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 The art of appreciating ceramics

In pottery, as with life, sometimes the most basic questions are the most important: Why is this so? Or, how did this happen? Or, what does this part mean?

What makes a good pot is a question that many of you interested in Japan's ceramic scene may have asked before.

Photo MontageWhen I first see a piece of pottery, whether it be a chawan (tea bowl), tsubo (large jar) or just a hashioki (chopstick rest), I don't immediately start asking myself questions, like: What style is it? What period? Who made it?  Is it an original or a copy? Any repairs? These questions come later.

First one must see and listen, without words. In this way of looking at pottery a slow and subtle dialogue will naturally come about between the viewer and the viewed. If a pot doesn't "speak" to you, forget it.

I sometimes wonder how the great tea master Sen no Rikyu saw things, and if, after seeing, he asked any questions at all. Sometimes the silent mind is the deepest. If Rikyu were alive today I'd like to take him shopping at Tokyu Hands or some such place and see what he'd buy. I try to be able to see beauty in the ordinary;  I'm working on it.

Just as most relationships take time to develop and grow, so it is the same with "things" that offer something for the spirit. In the same way that you cannot get to know a stranger by listening to their life story in a five-minute conversation at a bar, "listening" to and getting to know a pot takes time and a quiet mind. It's the mystery and depth which is revealed over time that makes for truly special relationships, whether it be a person or a pot -- hopefully not a crackpot or a cracked pot, though!

Many people, with the chatter of the mind in full gear, buy pots with their ears. Only after having satisfactory answers to "brand" concerns do they feel that their tastes have been confirmed and they make a purchase. Kawaiso -- what a pity.

A few potters have said to me that they like gaijin visitors better than Japanese. The gaijin, often with limited Japanese language skills, looks at a pot and decides rather quickly: Yes, I like it, or, What an ungodly piece of gomi. On the  other hand, many Japanese, and the odd gaijin as well, will fiddle with questions that the potter politely answers, wishing all the while for a silent, seeing mind.

Okay. A pot appeals to me. Now I return to that initial question: What makes it good?

The most basic, and ultimately important question: Can I live with this pot? Many times a piece will jump out at me and then, like a fireworks display, dazzle and disappear. I know such a piece would not be a "lifelong companion," as Masako Shirasu once described a pot she lived with for decades.

Since pots are basically clay, fire and the potter's skill and spirit (which cannot be hidden) I look at the clay of stoneware  pieces. Of course for porcelain it's completely different. Yet on a  Bizen, Shigaraki, Iga or other high-fired, often unglazed piece, it's the quality of the firing and the tsuchi-aji (clay flavor) that matter most. Sometimes a Shiga-raki or Bizen piece is amai (underfired); on the other hand, it might be yaki-sugi (overfired). The clay might not have been processed correctly or might have a very boring aji. Looking at the clay will  often reveal the age of the pot as well.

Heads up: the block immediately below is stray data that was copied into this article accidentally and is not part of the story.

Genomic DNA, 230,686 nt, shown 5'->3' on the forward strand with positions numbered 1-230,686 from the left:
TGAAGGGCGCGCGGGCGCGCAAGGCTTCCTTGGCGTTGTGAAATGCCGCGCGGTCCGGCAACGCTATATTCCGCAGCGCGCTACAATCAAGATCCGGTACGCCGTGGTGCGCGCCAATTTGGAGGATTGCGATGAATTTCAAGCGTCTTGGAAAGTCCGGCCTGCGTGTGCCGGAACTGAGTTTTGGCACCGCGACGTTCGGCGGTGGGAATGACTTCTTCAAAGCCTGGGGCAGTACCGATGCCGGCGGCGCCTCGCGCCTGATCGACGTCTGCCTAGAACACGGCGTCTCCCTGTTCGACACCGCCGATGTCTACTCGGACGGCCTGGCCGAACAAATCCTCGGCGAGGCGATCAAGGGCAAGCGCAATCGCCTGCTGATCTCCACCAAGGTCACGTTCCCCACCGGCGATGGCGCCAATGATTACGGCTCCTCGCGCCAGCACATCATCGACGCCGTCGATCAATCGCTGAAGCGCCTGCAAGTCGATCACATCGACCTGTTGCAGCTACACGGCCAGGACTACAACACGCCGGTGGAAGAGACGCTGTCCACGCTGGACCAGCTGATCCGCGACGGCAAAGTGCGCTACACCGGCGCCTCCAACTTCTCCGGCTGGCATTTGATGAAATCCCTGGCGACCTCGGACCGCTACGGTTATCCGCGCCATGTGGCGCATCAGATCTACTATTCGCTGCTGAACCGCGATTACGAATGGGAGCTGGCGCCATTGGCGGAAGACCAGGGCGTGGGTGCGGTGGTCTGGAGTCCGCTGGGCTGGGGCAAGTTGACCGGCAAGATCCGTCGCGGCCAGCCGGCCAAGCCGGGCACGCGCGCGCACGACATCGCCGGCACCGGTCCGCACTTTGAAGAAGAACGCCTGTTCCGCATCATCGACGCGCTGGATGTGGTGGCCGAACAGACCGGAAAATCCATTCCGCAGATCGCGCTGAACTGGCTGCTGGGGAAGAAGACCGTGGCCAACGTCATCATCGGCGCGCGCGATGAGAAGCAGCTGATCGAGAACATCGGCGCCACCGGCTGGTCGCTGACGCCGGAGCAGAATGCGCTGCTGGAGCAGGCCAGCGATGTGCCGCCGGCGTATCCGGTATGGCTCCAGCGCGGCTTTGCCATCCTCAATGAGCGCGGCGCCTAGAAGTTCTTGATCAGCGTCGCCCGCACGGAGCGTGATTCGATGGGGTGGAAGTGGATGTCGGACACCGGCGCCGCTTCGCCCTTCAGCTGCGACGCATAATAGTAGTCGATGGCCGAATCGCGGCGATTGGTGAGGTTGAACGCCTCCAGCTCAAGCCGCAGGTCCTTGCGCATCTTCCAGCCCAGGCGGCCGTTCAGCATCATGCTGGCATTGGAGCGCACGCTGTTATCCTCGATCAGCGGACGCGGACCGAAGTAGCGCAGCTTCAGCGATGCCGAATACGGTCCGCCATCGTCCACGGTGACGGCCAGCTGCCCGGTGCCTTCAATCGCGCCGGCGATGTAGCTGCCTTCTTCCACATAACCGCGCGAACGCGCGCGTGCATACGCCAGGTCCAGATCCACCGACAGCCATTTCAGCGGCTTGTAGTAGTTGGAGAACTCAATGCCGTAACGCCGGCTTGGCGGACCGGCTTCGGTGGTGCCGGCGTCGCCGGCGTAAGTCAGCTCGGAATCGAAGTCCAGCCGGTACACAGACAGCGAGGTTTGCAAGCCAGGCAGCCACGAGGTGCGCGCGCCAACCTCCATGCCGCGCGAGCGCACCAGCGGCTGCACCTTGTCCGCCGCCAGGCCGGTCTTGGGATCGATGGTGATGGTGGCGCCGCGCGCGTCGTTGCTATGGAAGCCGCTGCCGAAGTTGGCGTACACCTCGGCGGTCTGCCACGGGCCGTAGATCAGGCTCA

Next comes the form. Even with centuries-old shapes, like a tsuru-kubi (crane's neck) vase, a freshness can be felt if the potter's spirit is in order and he or she has felt the vibrance in the prototypes. Indeed, it is rare to find such contemporary potters, but they do exist.

Many potters not content to copy the past want to create something fresh and compatible with modern life. This is a great challenge. We find much originality in form but very few pieces with grace and beauty -- they are destined to become "fireworks displays."

A basic question on beauty is: Will something stand the test of  time? I once asked a Bizen potter why he continued to make pots in the same forms as his ancestors did. He replied that the simple beauty of form need not be changed if it worked well. In that simplicity was his spirit and believe me, making something so deep appear so simple isn't an easy thing to do. It takes years of  learning, and then unlearning.

Many of the pieces I purchase are for use, so the balance and weight are also quite important. If it's meant for holding in the hand make sure that it's not bulky and that the places your lip will touch are free from excess buildup of ash. The same holds true for the base -- if too rough it may scratch a table.

Certainly a critical factor in choosing a pot is price, and we all know that good Japanese pots aren't cheap. Yet, if you look and train your eye you will find good pots to fit your budget.

Which leads to an important point in deciding what's a good pot: One has to look at many over the years. I have done this at every opportunity I could.

Many times this was done sitting quietly with a book. There are many good color photo books with little text that help develop an eye for style and form. A series done by Kogei Shuppan some years ago, part of their zukan series, is one example: It covers chawan, shuki (sake utensils), shokki (tablewares) and kaki (flower utensils).

So, listen with your heart and feel with your eyes and then you'll be on the path to building a fine Japanese pottery collection.

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